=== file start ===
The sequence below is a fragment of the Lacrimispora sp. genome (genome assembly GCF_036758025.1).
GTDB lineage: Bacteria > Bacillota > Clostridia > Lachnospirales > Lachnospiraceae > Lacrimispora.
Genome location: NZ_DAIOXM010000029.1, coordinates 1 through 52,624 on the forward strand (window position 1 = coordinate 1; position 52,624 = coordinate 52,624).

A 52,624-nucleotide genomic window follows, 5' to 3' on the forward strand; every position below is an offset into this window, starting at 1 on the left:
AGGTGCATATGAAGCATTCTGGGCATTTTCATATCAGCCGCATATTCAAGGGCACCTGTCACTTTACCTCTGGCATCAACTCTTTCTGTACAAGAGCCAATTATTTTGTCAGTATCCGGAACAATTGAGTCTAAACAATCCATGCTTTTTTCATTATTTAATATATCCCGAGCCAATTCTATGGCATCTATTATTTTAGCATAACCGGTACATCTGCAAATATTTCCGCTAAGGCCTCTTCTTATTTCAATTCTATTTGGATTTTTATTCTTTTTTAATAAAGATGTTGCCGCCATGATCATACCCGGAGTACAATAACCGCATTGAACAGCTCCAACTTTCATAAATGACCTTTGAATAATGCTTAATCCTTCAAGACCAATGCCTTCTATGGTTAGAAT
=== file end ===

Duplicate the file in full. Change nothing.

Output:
The sequence below is a fragment of the Lacrimispora sp. genome (genome assembly GCF_036758025.1).
GTDB lineage: Bacteria > Bacillota > Clostridia > Lachnospirales > Lachnospiraceae > Lacrimispora.
Genome location: NZ_DAIOXM010000029.1, coordinates 1 through 52,624 on the forward strand (window position 1 = coordinate 1; position 52,624 = coordinate 52,624).

A 52,624-nucleotide genomic window follows, 5' to 3' on the forward strand; every position below is an offset into this window, starting at 1 on the left:
AGGTGCATATGAAGCATTCTGGGCATTTTCATATCAGCCGCATATTCAAGGGCACCTGTCACTTTACCTCTGGCATCAACTCTTTCTGTACAAGAGCCAATTATTTTGTCAGTATCCGGAACAATTGAGTCTAAACAATCCATGCTTTTTTCATTATTTAATATATCCCGAGCCAATTCTATGGCATCTATTATTTTAGCATAACCGGTACATCTGCAAATATTTCCGCTAAGGCCTCTTCTTATTTCAATTCTATTTGGATTTTTATTCTTTTTTAATAAAGATGTTGCCGCCATGATCATACCCGGAGTACAATAACCGCATTGAACAGCTCCAACTTTCATAAATGACCTTTGAATAATGCTTAATCCTTCAAGACCAATGCCTTCTATGGTTAGAAT